DEL MAR — A survey to gauge residents’ satisfaction with city services was put on hold at the April 7 meeting after council members deemed it a waste of money that would garner relatively useless information.
Council was slated to award a $15,000 contract to Probolsky Research as part of the consent calendar, which is a list of items approved with a single vote and no discussion.
But Councilman Al Corti asked that the item be pulled because he received requests from residents to expand the scope of the questionnaire.
Corti said he thought it was the proper consultant and didn’t necessarily think the scope should be expanded but he wanted input from his colleagues.
With plans to conduct 125 telephone interviews and a margin of error of plus-or-minus 9 percent, Councilman Don Mosier said the city would be spending “a modest sum to get a very imprecise survey.”
“If the rest of the council wants to do that, that’s fine,” he said. “I would say this is a waste of money.
“I have trouble spending this little money for this little information,” Mosier added. “You either do it right or you don’t do it, and I vote for not doing it.”
Councilwoman Sherryl Parks said she opposed the idea from the beginning when it was presented during a goal-setting meeting.
“The information that we’ll glean won’t be worthwhile or trustworthy,” she said.
Mayor Lee Haydu said she had trouble supporting it because the city just conducted a survey for the City Hall replacement project.
Councilman Terry Sinnott, the lone supporter, agreed it should not be done if it would not result in statistically valid data. But, he said, “any service organization — which I think this is a service organization — needs to periodically check in with the customers” to ask how it’s doing.
Sinnott said a survey focused on city services has not been conducted during his four years on the council.
“We owe it to the community,” he said. A similar survey was last conducted in 2006.
Mosier said he was open to other options but saw “serious problems” with this particular survey.
Staff will present alternatives at a future meeting, including less reliance on telephone interviews, which most council members did not support.
In other news, council unanimously agreed to change the name of the Shores Park Master Plan Committee and voted 4-1 not to alter the description of its members.
The advisory committee was established in February to ensure the master planning process for the Shores property is open and inclusive.
Members would primarily identify and prioritize issues, provide input and recommendations for improvements and monitor the planning process for the 5.3-acre site bordered by Camino del Mar, Ninth Street and Stratford Court that the city bought from the Del Mar Union School District in 2008.
City Attorney Leslie Devaney said the language of the mission and work program, which states members must be “objective and unbiased,” may present conflicts of interest for committee members who live or own property near the site.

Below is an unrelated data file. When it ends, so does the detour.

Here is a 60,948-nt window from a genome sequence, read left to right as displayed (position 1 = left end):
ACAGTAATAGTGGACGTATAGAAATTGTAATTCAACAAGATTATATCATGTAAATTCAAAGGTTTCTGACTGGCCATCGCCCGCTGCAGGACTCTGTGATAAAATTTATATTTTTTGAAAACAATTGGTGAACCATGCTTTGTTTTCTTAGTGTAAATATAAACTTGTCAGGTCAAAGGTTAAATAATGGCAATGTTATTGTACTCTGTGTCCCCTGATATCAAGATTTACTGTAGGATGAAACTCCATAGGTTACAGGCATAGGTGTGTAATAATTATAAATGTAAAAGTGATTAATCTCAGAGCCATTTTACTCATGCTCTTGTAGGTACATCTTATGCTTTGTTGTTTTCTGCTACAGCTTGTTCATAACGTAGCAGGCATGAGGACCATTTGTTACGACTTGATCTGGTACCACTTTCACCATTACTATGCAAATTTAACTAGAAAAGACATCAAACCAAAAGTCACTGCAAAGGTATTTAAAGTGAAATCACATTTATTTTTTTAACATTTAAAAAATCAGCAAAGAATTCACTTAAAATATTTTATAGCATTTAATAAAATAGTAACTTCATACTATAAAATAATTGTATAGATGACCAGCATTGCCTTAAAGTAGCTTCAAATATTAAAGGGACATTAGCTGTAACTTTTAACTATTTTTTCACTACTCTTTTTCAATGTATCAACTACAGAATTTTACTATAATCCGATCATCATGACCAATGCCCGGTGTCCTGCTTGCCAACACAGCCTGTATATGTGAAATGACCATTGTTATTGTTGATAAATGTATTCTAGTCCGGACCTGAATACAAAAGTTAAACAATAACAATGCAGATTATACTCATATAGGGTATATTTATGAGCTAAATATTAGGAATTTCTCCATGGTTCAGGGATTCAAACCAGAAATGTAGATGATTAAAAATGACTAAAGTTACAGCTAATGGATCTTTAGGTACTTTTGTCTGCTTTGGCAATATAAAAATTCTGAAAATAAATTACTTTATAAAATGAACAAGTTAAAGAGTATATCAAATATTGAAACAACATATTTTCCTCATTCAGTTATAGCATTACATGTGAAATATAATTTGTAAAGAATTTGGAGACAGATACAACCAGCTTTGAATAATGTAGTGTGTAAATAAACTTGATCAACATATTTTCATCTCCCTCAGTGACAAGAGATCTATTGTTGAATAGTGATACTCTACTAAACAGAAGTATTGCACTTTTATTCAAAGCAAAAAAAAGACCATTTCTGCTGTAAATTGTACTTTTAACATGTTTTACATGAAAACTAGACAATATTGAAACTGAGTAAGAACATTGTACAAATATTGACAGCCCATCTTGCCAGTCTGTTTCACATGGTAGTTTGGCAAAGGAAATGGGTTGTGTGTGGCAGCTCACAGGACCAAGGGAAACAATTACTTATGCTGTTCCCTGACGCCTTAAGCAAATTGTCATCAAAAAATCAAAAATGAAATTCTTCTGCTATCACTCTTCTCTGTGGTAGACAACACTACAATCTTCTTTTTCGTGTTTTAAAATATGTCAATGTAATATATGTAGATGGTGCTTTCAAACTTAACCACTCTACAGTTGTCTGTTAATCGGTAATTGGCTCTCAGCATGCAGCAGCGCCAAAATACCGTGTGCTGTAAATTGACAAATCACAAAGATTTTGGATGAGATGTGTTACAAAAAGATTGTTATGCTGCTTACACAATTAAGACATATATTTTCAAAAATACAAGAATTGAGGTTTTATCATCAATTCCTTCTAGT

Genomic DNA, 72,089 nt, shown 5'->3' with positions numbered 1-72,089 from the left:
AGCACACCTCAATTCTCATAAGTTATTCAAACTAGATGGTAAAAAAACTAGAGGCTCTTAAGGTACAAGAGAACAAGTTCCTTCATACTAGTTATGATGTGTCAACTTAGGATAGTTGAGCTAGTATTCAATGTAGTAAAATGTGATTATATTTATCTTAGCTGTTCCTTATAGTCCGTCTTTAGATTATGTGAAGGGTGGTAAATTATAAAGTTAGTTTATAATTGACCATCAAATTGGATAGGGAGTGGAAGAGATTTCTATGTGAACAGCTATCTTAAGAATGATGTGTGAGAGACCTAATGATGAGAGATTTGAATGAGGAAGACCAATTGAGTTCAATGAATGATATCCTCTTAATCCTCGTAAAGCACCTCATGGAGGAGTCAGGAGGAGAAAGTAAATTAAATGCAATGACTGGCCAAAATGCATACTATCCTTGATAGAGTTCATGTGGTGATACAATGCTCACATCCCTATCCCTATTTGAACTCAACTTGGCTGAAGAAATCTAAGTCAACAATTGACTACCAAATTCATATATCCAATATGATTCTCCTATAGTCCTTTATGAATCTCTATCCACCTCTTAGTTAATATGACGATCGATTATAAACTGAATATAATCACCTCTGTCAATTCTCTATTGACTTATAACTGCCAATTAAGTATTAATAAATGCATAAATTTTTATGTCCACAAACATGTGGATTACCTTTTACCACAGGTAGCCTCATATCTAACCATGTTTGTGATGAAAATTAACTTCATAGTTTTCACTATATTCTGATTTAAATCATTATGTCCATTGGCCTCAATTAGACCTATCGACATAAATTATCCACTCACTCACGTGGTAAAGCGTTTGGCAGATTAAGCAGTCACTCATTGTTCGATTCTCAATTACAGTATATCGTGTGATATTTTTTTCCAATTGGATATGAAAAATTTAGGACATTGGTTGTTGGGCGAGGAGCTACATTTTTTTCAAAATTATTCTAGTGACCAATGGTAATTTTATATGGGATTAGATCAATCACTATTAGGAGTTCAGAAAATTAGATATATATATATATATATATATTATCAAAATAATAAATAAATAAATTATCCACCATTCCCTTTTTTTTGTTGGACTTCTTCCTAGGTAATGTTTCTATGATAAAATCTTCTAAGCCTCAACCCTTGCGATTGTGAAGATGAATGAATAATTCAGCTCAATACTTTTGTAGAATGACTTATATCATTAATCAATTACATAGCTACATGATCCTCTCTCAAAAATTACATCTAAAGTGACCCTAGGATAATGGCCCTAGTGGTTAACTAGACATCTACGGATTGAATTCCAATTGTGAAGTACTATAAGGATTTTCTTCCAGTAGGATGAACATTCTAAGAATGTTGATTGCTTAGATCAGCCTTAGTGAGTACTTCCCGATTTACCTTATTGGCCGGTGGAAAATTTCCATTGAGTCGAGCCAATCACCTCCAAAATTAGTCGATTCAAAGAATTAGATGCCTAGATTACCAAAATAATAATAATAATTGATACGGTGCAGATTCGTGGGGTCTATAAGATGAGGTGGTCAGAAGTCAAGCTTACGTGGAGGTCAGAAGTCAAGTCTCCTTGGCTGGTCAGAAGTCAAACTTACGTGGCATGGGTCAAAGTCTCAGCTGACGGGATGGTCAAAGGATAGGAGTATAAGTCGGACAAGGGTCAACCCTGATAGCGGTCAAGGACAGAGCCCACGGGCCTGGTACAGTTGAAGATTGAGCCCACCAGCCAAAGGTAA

Under state law, public officials cannot use an official position to influence a governmental decision in which they may have a financial interest.
Devaney said the “objective and unbiased” description might make people who have financial interests in or near the park unable to serve.
Because the intent of the group is to receive input from all stakeholders, including those who may live or own property near the park, there was a recommendation to delete the word “unbiased” and add a sentence stating the committee is advisory with no decision-making authority.
Devaney said the 500-foot rule would not apply if it is clear the committee is advisory.
The proposed new language would clarify that the role of the committee was only advisory and if somebody did have a special interest they would be able to serve, Planning Director Kathy Garcia said.
Corti had concerns with both issues.
He said deleting the word “unbiased” sends a message the city is looking for biased people. “That is not what I want,” he said. On the other hand, he said the committee should include those who live or own property within 500 feet.
“To exclude those who live close is not fair,” he said.
Councilman Don Mosier opposed any changes, especially because it could mean the city would have to readvertise the request for members.
He said the creation of the work plan “was very carefully thought out to clearly get unbiased views from all of the residents.” The proposed revisions would “do away with that objective,” he said.
He also noted most city committees are advisory so adding that language would be “restating the obvious.”
“What we do with that park is something that could change property values and so … I would like to stay with the way that we have it that they should not live within 500 feet,” Mayor Lee Haydu said. “We said that we did not want anyone to apply for this committee that had any special interest. Well, having a home within 500 feet or 300 feet I think is special interest.”
“They’re only advising us as to whether we’re doing a good job in getting the community’s input and coming up with solutions regarding that input,” said Sinnott, who supported the changes. “And when I heard that … we were starting to exclude people because of where they lived, I had a disconnect.
“You do not want to start excluding a lot of people for all kinds of reasons,” Sinnott added. “I want to think of ways that we can include as many people and their ideas as possible so we can come up with the best solution.”
Council is slated to appoint seven people to the committee under the original language at the April 21 meeting.
Going forward, the group will be called the Shores Advisory Committee rather than the Shores Park Master Plan Committee because it is “short and sweet,” Parks said, making it easier to say and simplifying the job of the person taking minutes for meetings.